Long Live Your Battery

The Battery University experts assert there is no need to despair – you can prolong your battery’s life by keeping it optimally charged. They claim that the optimal charge voltage (approximately 60 %) will let your battery last long enough on a single charge and increase the number of its future discharge cycles.

Avoid Full Discharges

Although keeping your fully charged laptop plugged in is not a problem by itself, discharging your battery to 0 % is a very bad idea:

  1. First, a full drain diminishes your battery’s overall life.
  2. Second, a fully discharged battery may never get back on track.

So, letting your battery die completely can literally kill it.

Mind Heat-Related Issues

Heat is your battery’s archenemy, full stop. That is why you should always keep your laptop cool. Thus, if it heats up when plugged in, we recommend you to remove the battery before charging the device. Besides, carefully inspect your fans: malfunctioning fans can cause your laptop to overheat and go haywire – you should fix them as soon as possible!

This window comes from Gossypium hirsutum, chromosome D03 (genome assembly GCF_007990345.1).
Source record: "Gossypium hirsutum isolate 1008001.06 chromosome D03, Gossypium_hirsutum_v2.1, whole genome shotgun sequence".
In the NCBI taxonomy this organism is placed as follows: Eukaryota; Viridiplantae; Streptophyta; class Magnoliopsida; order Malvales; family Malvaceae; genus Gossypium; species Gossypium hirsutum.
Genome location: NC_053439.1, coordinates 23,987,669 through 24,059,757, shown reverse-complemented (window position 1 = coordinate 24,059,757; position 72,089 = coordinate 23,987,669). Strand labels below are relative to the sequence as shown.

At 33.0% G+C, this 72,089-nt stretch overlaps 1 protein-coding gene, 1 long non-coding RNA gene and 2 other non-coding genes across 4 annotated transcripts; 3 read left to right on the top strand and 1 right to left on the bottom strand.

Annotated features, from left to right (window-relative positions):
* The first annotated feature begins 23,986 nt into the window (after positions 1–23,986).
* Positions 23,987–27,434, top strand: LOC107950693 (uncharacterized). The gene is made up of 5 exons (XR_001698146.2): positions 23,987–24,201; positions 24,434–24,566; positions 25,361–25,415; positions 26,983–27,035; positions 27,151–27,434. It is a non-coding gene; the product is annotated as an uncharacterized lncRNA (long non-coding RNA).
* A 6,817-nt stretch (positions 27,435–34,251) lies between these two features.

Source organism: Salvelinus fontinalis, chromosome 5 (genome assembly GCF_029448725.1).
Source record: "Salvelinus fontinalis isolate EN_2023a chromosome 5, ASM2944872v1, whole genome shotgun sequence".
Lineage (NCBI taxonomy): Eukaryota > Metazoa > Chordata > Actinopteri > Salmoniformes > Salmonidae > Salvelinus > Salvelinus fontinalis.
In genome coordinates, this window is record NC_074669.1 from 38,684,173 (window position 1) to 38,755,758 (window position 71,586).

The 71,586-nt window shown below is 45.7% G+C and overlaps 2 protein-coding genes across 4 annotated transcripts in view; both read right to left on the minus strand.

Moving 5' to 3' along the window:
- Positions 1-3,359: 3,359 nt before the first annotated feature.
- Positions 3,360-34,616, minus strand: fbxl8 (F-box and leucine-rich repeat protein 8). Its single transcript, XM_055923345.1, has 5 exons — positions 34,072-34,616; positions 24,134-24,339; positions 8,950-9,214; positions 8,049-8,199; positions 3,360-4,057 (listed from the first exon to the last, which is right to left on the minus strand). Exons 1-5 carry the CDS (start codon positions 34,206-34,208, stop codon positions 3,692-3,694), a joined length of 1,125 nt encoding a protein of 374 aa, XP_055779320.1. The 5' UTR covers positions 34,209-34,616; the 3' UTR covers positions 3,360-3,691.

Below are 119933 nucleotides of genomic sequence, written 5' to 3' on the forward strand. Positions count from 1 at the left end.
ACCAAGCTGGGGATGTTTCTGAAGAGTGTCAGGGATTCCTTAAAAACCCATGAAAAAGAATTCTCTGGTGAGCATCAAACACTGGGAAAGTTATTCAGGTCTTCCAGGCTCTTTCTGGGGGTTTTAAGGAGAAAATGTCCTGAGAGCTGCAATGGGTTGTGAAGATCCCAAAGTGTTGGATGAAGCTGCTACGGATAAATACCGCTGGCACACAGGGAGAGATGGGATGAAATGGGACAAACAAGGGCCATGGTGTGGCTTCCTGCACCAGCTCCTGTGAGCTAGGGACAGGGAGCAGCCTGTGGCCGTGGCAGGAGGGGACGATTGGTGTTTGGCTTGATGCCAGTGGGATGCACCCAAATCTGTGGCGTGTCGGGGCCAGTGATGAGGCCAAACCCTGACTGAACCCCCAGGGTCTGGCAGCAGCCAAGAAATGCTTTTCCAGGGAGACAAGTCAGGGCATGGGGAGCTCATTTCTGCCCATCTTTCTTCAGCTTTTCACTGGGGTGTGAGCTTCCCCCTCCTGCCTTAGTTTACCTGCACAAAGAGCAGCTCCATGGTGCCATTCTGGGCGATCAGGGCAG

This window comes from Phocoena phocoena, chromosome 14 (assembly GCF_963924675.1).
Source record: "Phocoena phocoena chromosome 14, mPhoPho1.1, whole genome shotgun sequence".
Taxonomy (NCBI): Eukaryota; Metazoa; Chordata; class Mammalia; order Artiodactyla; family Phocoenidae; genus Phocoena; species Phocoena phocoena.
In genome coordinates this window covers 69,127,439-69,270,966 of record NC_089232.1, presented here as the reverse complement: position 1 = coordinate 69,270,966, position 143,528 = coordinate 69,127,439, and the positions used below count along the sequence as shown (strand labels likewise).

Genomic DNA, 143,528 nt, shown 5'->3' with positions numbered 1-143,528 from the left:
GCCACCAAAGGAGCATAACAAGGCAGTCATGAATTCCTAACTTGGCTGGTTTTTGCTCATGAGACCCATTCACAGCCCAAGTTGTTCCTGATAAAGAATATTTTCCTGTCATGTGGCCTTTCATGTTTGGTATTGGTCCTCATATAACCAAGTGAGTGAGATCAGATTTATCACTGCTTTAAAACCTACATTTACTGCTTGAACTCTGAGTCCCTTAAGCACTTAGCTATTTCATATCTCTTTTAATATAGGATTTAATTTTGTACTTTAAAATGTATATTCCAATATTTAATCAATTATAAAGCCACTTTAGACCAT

Beware of Power Surges

Power surges are ruthless: they can damage your laptop and mess up your life. Thus, we strongly encourage you to use either a surge suppressor or a battery backup unit when charging your laptop – a little foresight never hurts.

Electricity Bills

Keep in mind that leaving your fully charged devices plugged in wastes electricity. Therefore, unplugging your laptop will save you a bit of money on the bill.

All in all, it is up to you to decide whether to unplug your laptop or not. Anyway, make sure it is safe and has no issues.

Summing Up

By and large, keeping your 100 % charged laptop plugged in will not hurt your battery. And leaving your PC running all the time is not a crime either. Nevertheless, your precious machine is quite an individual and needs personally tailored care – always keep a close eye on your computer and make sure you know how to treat it well.

We hope you have found our tips useful.

Do you have any ideas or questions regarding the issues in question?

We are looking forward to your comments!